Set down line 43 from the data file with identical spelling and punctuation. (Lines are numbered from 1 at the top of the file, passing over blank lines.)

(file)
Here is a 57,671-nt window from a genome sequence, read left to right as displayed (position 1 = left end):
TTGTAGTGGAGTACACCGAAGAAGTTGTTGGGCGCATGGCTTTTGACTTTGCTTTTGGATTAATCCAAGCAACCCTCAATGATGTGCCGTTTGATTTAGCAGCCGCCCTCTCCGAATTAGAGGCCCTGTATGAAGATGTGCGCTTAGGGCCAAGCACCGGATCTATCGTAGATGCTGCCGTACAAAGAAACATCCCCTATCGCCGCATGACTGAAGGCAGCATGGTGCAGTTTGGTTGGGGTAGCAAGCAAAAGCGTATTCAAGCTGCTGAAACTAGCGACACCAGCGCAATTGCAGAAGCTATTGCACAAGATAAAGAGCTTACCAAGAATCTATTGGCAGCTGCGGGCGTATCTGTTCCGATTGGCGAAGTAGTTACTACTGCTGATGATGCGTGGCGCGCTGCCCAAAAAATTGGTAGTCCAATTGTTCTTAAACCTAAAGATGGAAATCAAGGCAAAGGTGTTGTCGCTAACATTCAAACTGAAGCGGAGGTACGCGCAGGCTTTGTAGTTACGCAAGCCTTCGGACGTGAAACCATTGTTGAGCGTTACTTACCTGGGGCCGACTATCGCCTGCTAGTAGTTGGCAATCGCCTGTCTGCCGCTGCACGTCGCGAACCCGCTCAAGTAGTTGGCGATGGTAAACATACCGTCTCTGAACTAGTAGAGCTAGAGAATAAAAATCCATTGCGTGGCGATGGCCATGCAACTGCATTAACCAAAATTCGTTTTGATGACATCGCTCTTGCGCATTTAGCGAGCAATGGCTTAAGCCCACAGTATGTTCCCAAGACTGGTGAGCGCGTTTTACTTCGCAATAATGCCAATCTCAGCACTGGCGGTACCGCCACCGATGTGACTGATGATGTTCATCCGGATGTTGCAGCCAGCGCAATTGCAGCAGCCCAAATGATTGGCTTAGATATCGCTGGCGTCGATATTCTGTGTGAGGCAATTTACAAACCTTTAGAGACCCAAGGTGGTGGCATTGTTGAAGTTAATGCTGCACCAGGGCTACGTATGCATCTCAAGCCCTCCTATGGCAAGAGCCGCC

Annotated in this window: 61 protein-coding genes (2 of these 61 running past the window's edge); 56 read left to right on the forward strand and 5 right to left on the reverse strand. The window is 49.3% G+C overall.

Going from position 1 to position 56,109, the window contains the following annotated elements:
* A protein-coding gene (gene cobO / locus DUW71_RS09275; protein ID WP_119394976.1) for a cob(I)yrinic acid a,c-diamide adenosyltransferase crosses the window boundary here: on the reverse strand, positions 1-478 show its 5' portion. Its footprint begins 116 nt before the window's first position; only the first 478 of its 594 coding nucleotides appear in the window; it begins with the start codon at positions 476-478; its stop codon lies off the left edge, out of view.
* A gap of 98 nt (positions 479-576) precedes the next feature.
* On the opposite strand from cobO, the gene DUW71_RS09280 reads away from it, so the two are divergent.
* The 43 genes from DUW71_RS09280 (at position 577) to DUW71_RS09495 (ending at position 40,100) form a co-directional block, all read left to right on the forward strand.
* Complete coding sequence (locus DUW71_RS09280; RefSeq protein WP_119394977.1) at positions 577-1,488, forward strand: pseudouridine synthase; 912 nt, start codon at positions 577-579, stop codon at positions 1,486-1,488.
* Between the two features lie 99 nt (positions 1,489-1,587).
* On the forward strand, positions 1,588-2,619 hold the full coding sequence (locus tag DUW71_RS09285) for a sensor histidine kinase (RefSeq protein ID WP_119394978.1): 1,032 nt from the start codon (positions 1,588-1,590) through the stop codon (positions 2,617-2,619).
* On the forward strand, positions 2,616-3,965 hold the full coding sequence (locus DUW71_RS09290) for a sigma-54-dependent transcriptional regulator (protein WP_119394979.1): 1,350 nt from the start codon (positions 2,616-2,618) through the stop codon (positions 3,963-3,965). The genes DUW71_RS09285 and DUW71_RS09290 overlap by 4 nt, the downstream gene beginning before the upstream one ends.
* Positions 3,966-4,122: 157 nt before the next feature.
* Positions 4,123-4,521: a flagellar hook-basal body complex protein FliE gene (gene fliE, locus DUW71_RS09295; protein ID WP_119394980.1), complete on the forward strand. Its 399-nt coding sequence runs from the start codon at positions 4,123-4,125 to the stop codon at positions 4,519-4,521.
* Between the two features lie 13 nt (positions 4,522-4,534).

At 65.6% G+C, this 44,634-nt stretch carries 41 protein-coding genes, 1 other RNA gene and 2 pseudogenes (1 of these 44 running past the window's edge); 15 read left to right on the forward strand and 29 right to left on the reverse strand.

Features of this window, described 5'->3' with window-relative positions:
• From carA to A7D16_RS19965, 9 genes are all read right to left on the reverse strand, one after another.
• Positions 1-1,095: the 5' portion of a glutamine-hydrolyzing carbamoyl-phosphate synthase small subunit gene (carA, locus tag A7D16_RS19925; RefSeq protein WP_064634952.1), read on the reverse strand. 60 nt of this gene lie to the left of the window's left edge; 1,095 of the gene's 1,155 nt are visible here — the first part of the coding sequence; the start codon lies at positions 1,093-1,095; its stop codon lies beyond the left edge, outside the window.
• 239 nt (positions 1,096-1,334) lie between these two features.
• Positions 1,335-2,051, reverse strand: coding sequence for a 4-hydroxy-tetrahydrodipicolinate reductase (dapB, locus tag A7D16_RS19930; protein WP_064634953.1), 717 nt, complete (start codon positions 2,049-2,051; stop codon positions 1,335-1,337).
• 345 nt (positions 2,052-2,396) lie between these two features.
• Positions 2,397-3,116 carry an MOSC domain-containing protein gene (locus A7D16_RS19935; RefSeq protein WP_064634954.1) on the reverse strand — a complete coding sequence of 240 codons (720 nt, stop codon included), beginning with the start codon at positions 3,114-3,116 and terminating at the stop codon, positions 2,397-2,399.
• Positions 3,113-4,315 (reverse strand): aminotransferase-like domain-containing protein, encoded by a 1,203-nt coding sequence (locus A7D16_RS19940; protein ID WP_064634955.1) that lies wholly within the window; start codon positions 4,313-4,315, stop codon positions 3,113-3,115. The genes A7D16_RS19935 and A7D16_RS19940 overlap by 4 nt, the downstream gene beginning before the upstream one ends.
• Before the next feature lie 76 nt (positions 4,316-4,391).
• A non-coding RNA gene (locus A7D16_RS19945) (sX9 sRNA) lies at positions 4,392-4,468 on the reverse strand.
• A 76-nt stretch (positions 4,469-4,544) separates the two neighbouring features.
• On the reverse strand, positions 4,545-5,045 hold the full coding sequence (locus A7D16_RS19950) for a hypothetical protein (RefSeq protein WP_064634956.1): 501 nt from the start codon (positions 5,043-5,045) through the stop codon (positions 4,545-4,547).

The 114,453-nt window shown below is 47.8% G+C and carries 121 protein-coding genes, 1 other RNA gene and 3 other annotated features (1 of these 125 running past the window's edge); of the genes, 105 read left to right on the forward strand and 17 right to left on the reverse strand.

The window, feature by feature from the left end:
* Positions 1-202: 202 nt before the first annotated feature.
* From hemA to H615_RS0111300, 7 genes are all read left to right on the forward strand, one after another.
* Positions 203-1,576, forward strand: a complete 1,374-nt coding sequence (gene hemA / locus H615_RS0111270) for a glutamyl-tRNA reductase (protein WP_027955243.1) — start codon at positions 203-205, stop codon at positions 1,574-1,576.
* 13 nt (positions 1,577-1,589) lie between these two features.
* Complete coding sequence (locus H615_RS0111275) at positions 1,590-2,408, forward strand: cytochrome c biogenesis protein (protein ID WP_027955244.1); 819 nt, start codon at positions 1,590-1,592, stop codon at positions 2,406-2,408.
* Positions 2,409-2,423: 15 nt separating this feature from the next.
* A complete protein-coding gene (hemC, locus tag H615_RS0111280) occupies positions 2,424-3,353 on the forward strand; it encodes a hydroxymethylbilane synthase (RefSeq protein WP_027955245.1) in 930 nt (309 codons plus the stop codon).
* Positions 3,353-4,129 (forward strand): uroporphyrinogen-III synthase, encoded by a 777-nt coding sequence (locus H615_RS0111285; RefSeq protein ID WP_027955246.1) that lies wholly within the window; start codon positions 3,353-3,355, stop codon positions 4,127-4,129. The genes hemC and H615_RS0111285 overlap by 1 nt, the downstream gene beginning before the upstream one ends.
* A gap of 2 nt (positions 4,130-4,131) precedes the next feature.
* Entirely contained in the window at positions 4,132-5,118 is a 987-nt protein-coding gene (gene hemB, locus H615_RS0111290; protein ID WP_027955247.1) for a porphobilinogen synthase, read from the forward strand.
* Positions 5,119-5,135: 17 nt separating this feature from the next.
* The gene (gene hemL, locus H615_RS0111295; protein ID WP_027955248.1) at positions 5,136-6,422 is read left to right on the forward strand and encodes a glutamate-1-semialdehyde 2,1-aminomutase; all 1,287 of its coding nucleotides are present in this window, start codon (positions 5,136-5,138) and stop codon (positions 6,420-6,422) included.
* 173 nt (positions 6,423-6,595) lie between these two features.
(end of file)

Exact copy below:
* 173 nt (positions 6,423-6,595) lie between these two features.